Overall, the Delta 36-5000 is a supremely flexible and useful saw that is hampered in professional use by its underpowered motor. For home enthusiasts with a large enough budget, it may be the perfect table saw for your woodshop.
While we do appreciate the intentions behind the Shop Fox W1837, the increased portability is its most significant disadvantage. We understand that contractor tables are bulky and heavy pieces of kit, but they need to be. Shop Fox has tried to introduce casters to a contractor table saw in hopes of making it easier to move, which it does but at the cost of lowered stability.
Finally, consider the Shop Fox Hybrid table saw as an alternative to your contractor table saw needs. It comes with almost all the features you might expect out of a contractor saw at a significantly reduced price but sacrifices some stability to do so.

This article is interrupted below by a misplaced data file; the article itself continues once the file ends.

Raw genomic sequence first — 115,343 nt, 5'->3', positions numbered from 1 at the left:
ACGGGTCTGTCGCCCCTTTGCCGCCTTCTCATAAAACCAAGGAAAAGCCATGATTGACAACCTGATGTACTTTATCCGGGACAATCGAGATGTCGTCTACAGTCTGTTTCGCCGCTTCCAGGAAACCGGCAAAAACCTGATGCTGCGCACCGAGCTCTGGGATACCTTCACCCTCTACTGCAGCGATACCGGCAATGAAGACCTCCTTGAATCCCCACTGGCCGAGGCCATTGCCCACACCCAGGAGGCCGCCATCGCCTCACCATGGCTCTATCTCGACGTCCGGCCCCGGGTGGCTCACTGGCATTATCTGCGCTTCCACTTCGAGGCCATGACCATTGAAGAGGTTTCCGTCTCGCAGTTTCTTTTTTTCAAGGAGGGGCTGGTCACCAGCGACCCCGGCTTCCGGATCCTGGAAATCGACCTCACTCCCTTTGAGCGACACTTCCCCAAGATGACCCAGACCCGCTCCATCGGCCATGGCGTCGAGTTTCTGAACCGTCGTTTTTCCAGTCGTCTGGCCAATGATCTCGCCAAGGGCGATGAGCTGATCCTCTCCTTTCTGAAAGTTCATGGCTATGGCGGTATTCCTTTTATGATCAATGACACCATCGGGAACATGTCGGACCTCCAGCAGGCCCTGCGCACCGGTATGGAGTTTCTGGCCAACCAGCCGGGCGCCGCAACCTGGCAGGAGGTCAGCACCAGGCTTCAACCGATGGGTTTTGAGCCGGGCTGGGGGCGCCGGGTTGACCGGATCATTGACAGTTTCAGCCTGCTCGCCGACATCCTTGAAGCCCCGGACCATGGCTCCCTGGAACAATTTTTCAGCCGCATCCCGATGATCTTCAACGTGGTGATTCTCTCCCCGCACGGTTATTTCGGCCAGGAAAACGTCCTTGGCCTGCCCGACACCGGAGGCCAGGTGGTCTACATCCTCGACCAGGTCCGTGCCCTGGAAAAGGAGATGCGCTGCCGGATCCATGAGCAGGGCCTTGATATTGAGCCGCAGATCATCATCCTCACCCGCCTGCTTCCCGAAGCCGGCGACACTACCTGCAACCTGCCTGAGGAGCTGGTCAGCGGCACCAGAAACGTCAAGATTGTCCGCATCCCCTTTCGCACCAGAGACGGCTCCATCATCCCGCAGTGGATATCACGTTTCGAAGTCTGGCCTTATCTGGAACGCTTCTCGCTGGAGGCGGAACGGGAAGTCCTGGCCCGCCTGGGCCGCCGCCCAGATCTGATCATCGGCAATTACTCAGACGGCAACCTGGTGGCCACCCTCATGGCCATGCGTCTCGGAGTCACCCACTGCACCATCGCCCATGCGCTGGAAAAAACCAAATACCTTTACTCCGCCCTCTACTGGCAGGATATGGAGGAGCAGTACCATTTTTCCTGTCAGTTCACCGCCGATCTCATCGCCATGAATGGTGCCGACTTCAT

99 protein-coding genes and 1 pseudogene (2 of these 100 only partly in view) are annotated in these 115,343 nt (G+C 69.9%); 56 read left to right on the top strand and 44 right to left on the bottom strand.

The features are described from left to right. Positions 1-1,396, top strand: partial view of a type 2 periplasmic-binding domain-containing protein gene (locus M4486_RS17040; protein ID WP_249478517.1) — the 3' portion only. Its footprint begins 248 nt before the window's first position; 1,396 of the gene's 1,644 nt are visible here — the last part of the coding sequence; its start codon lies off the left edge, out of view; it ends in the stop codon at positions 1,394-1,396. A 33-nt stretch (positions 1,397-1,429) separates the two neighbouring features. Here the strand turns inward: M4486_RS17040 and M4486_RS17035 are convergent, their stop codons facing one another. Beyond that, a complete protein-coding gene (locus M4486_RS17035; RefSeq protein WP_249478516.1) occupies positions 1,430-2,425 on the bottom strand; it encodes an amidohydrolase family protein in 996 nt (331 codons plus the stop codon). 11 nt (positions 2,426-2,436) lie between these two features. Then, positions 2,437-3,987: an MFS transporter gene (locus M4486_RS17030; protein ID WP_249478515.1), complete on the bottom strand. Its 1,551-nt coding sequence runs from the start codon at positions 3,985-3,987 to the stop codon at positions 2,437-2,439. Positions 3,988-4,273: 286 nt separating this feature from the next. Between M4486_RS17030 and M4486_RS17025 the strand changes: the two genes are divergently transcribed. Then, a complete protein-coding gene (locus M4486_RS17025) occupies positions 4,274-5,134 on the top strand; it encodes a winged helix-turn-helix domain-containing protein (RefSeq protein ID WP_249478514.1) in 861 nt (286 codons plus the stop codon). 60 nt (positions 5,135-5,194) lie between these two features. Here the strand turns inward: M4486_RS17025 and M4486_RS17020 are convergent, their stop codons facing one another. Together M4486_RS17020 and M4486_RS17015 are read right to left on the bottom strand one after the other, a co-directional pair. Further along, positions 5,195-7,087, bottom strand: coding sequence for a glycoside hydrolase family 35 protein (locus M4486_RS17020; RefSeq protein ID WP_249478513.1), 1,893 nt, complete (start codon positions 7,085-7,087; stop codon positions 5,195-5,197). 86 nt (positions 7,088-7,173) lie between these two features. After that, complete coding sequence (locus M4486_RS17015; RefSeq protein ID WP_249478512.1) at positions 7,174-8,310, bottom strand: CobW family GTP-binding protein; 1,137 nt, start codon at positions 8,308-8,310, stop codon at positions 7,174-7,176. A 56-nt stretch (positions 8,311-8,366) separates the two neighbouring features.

Surprisingly, this bargain-priced table saw alternative offers a powerful 2-HP motor and precision-ground cast-iron table – placing it near the capacities of our top pick and runner-up. Add in a serious vibration-dampening system, and you may end up falling in love with the performance of this exceptionally versatile machine.
Many factors will influence your decision when buying a contractor table saw. One thing is for sure, however, and that’s the fact that your new saw has to be versatile, powerful, and extremely stable. When you are working on a project for your clients, precision is everything, so choosing a table saw that gets the job done correctly is crucial.
To make your decision easier, we have put together a list of different features that make up a contractor’s table. We have also included specific attributes that you should look for and consider when making your final decision.
Where you will be using the table saw will determine what sort of weight you should look for. Contractor table saws are massive pieces of kit. They require multiple people to move one. With that being said, some are lighter than others. If you ever need to move your table saw, a lighter table will be the best option. Anywhere from 200 – 300 pounds will be ideal. If your table saw will be set up in a workshop and won’t be moved at all, consider choosing a heavier one since heavier table saws offer more stability compared to the lighter ones. Heavy tables can weigh anywhere up to 600 pounds and beyond.